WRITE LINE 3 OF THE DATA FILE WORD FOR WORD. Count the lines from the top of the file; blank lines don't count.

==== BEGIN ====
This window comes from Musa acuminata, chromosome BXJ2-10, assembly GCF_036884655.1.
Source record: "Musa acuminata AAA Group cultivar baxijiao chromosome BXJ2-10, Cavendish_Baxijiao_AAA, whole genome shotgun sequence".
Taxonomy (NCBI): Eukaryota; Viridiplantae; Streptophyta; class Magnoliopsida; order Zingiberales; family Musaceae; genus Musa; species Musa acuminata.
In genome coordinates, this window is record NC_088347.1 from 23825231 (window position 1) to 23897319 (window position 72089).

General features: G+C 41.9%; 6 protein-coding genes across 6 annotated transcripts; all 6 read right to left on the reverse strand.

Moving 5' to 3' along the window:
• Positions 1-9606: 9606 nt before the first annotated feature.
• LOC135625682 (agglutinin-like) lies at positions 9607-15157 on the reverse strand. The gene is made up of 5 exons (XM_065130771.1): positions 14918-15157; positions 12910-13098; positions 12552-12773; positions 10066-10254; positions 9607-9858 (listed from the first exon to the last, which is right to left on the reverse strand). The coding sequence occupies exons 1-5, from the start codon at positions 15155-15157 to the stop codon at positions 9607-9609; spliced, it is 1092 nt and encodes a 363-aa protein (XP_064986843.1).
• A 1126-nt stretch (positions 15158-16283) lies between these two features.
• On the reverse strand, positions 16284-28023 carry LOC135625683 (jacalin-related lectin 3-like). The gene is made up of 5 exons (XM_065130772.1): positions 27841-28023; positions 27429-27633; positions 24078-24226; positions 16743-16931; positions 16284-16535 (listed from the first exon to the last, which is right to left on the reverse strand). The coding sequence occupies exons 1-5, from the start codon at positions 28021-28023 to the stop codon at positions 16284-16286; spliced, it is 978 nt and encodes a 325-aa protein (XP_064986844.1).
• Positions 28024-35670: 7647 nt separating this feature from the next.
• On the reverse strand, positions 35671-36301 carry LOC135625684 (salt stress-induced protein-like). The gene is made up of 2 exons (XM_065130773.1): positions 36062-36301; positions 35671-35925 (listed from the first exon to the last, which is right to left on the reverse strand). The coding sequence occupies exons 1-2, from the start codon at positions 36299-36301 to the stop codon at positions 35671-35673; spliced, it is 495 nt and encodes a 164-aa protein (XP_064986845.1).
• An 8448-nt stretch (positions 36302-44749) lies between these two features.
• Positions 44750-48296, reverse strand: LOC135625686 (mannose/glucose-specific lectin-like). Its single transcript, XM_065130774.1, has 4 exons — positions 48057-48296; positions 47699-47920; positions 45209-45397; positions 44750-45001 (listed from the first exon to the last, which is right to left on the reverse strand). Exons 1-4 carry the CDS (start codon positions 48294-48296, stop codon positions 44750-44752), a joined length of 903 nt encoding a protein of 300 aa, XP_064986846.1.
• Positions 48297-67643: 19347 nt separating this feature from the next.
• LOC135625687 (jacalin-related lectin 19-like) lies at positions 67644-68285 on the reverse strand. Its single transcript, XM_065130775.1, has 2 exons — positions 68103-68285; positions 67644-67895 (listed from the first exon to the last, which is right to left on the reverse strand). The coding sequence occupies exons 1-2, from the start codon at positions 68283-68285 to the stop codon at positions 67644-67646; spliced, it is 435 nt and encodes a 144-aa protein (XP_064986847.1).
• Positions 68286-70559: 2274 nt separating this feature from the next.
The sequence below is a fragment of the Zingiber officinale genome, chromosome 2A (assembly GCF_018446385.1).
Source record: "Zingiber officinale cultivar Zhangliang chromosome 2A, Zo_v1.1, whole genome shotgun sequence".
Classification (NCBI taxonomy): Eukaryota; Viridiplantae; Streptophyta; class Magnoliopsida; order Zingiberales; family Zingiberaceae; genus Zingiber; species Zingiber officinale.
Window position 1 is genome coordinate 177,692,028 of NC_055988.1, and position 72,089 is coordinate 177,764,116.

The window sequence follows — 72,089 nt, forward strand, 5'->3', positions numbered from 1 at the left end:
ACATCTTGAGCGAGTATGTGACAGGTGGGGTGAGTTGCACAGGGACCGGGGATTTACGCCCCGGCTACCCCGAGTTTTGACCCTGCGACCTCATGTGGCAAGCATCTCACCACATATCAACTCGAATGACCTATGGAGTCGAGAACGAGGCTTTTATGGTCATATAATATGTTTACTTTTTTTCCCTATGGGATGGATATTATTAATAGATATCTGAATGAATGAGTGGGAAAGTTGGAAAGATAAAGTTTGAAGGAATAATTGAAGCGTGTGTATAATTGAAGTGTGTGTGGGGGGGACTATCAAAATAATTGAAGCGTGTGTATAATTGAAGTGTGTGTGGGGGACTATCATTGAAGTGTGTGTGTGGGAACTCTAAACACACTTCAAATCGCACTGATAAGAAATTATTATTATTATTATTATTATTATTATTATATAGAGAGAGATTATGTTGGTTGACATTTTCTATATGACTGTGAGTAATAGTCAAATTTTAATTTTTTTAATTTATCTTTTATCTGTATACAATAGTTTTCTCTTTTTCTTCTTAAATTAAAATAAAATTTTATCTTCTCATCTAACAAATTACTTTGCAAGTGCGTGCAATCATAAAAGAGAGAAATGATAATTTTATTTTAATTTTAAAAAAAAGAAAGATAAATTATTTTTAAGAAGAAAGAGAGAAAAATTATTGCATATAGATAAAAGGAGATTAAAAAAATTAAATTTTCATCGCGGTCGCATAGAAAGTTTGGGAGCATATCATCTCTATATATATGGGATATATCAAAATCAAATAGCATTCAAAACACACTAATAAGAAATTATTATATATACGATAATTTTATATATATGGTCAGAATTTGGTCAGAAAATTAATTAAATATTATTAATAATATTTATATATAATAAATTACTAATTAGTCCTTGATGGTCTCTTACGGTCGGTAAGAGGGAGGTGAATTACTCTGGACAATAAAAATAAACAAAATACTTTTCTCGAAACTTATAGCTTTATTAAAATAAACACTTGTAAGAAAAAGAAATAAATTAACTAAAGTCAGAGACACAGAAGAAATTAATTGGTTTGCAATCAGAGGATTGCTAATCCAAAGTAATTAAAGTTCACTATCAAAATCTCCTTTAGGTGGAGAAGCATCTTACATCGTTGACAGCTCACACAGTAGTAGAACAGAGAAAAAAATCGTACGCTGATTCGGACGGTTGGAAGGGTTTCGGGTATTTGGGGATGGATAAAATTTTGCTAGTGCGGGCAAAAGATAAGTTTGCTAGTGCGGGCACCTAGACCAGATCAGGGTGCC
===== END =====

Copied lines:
Taxonomy (NCBI): Eukaryota; Viridiplantae; Streptophyta; class Magnoliopsida; order Zingiberales; family Musaceae; genus Musa; species Musa acuminata.